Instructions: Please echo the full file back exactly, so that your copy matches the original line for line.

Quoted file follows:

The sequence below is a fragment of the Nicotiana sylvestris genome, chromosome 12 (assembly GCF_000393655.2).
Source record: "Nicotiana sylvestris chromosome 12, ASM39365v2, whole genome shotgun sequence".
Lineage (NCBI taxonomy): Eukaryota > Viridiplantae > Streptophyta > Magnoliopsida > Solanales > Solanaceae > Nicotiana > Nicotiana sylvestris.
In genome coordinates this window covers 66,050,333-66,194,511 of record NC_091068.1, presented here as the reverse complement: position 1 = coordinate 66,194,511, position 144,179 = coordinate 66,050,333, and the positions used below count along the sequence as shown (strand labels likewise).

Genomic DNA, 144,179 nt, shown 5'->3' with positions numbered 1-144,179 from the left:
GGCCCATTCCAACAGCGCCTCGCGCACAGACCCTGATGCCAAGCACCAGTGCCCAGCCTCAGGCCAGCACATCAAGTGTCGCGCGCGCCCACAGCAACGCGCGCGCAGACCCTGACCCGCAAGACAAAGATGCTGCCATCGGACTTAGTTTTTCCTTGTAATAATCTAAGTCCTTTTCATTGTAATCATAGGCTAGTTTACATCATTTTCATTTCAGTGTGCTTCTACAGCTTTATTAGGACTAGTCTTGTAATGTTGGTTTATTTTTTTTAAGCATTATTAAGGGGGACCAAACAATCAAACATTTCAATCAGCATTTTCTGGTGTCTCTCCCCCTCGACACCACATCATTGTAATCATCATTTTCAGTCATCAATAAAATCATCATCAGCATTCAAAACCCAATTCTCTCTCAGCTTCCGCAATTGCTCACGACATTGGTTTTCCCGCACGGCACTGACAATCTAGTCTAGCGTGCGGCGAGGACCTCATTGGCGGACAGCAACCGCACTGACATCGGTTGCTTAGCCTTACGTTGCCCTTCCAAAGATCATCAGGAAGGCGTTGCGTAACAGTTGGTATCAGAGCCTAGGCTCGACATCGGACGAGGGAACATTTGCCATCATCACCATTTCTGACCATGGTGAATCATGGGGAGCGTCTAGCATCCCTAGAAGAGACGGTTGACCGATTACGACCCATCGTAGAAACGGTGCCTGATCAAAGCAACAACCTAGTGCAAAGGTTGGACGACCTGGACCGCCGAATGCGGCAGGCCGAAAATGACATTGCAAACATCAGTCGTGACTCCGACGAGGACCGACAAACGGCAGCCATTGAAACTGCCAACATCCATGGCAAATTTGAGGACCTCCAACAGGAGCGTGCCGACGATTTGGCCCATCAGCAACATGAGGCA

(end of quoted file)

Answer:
The sequence below is a fragment of the Nicotiana sylvestris genome, chromosome 12 (assembly GCF_000393655.2).
Source record: "Nicotiana sylvestris chromosome 12, ASM39365v2, whole genome shotgun sequence".
Lineage (NCBI taxonomy): Eukaryota > Viridiplantae > Streptophyta > Magnoliopsida > Solanales > Solanaceae > Nicotiana > Nicotiana sylvestris.
In genome coordinates this window covers 66,050,333-66,194,511 of record NC_091068.1, presented here as the reverse complement: position 1 = coordinate 66,194,511, position 144,179 = coordinate 66,050,333, and the positions used below count along the sequence as shown (strand labels likewise).

Genomic DNA, 144,179 nt, shown 5'->3' with positions numbered 1-144,179 from the left:
GGCCCATTCCAACAGCGCCTCGCGCACAGACCCTGATGCCAAGCACCAGTGCCCAGCCTCAGGCCAGCACATCAAGTGTCGCGCGCGCCCACAGCAACGCGCGCGCAGACCCTGACCCGCAAGACAAAGATGCTGCCATCGGACTTAGTTTTTCCTTGTAATAATCTAAGTCCTTTTCATTGTAATCATAGGCTAGTTTACATCATTTTCATTTCAGTGTGCTTCTACAGCTTTATTAGGACTAGTCTTGTAATGTTGGTTTATTTTTTTTAAGCATTATTAAGGGGGACCAAACAATCAAACATTTCAATCAGCATTTTCTGGTGTCTCTCCCCCTCGACACCACATCATTGTAATCATCATTTTCAGTCATCAATAAAATCATCATCAGCATTCAAAACCCAATTCTCTCTCAGCTTCCGCAATTGCTCACGACATTGGTTTTCCCGCACGGCACTGACAATCTAGTCTAGCGTGCGGCGAGGACCTCATTGGCGGACAGCAACCGCACTGACATCGGTTGCTTAGCCTTACGTTGCCCTTCCAAAGATCATCAGGAAGGCGTTGCGTAACAGTTGGTATCAGAGCCTAGGCTCGACATCGGACGAGGGAACATTTGCCATCATCACCATTTCTGACCATGGTGAATCATGGGGAGCGTCTAGCATCCCTAGAAGAGACGGTTGACCGATTACGACCCATCGTAGAAACGGTGCCTGATCAAAGCAACAACCTAGTGCAAAGGTTGGACGACCTGGACCGCCGAATGCGGCAGGCCGAAAATGACATTGCAAACATCAGTCGTGACTCCGACGAGGACCGACAAACGGCAGCCATTGAAACTGCCAACATCCATGGCAAATTTGAGGACCTCCAACAGGAGCGTGCCGACGATTTGGCCCATCAGCAACATGAGGCA